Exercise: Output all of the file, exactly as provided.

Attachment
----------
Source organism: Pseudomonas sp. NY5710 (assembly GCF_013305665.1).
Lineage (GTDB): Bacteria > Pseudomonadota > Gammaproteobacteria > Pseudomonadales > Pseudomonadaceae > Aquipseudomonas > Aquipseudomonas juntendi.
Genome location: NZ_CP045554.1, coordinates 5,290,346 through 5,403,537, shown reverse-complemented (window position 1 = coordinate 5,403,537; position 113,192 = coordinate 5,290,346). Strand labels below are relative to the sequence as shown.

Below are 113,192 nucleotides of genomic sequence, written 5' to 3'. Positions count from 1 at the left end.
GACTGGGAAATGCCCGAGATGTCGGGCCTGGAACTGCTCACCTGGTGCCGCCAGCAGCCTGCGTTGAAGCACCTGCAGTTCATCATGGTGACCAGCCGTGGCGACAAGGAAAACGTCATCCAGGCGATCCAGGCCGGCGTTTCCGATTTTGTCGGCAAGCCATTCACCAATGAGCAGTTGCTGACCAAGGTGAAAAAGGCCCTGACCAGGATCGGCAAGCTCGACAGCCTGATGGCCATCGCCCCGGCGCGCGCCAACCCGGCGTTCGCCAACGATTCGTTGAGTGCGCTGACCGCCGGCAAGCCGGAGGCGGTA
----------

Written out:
Source organism: Pseudomonas sp. NY5710 (assembly GCF_013305665.1).
Lineage (GTDB): Bacteria > Pseudomonadota > Gammaproteobacteria > Pseudomonadales > Pseudomonadaceae > Aquipseudomonas > Aquipseudomonas juntendi.
Genome location: NZ_CP045554.1, coordinates 5,290,346 through 5,403,537, shown reverse-complemented (window position 1 = coordinate 5,403,537; position 113,192 = coordinate 5,290,346). Strand labels below are relative to the sequence as shown.

Below are 113,192 nucleotides of genomic sequence, written 5' to 3'. Positions count from 1 at the left end.
GACTGGGAAATGCCCGAGATGTCGGGCCTGGAACTGCTCACCTGGTGCCGCCAGCAGCCTGCGTTGAAGCACCTGCAGTTCATCATGGTGACCAGCCGTGGCGACAAGGAAAACGTCATCCAGGCGATCCAGGCCGGCGTTTCCGATTTTGTCGGCAAGCCATTCACCAATGAGCAGTTGCTGACCAAGGTGAAAAAGGCCCTGACCAGGATCGGCAAGCTCGACAGCCTGATGGCCATCGCCCCGGCGCGCGCCAACCCGGCGTTCGCCAACGATTCGTTGAGTGCGCTGACCGCCGGCAAGCCGGAGGCGGTA